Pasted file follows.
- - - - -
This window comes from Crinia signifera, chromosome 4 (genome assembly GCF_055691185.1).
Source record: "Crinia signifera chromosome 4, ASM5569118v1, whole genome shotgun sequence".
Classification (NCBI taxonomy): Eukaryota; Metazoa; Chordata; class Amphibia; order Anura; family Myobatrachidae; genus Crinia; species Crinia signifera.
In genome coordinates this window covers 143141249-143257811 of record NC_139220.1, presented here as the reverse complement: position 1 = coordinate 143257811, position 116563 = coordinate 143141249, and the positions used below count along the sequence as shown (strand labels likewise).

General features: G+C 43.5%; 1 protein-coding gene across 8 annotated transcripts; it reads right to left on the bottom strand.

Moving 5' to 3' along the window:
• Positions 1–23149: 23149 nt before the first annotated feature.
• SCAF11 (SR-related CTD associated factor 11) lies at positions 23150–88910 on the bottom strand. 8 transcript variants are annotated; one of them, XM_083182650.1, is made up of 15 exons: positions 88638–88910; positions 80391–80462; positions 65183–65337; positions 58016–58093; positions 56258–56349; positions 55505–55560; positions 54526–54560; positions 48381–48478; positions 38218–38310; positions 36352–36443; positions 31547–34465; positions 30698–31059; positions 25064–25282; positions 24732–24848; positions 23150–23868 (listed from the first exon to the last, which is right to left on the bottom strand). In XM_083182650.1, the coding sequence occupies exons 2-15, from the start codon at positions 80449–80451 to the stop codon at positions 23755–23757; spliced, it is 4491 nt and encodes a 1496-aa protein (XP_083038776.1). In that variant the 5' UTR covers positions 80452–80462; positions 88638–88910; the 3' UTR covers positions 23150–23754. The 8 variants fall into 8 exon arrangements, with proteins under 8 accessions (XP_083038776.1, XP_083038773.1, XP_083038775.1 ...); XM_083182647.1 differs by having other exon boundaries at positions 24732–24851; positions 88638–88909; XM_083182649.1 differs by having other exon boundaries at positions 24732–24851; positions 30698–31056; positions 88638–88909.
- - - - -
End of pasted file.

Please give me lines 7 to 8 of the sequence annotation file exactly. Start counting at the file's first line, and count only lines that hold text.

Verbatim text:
• Positions 1–23149: 23149 nt before the first annotated feature.
• SCAF11 (SR-related CTD associated factor 11) lies at positions 23150–88910 on the bottom strand. 8 transcript variants are annotated; one of them, XM_083182650.1, is made up of 15 exons: positions 88638–88910; positions 80391–80462; positions 65183–65337; positions 58016–58093; positions 56258–56349; positions 55505–55560; positions 54526–54560; positions 48381–48478; positions 38218–38310; positions 36352–36443; positions 31547–34465; positions 30698–31059; positions 25064–25282; positions 24732–24848; positions 23150–23868 (listed from the first exon to the last, which is right to left on the bottom strand). In XM_083182650.1, the coding sequence occupies exons 2-15, from the start codon at positions 80449–80451 to the stop codon at positions 23755–23757; spliced, it is 4491 nt and encodes a 1496-aa protein (XP_083038776.1). In that variant the 5' UTR covers positions 80452–80462; positions 88638–88910; the 3' UTR covers positions 23150–23754. The 8 variants fall into 8 exon arrangements, with proteins under 8 accessions (XP_083038776.1, XP_083038773.1, XP_083038775.1 ...); XM_083182647.1 differs by having other exon boundaries at positions 24732–24851; positions 88638–88909; XM_083182649.1 differs by having other exon boundaries at positions 24732–24851; positions 30698–31056; positions 88638–88909.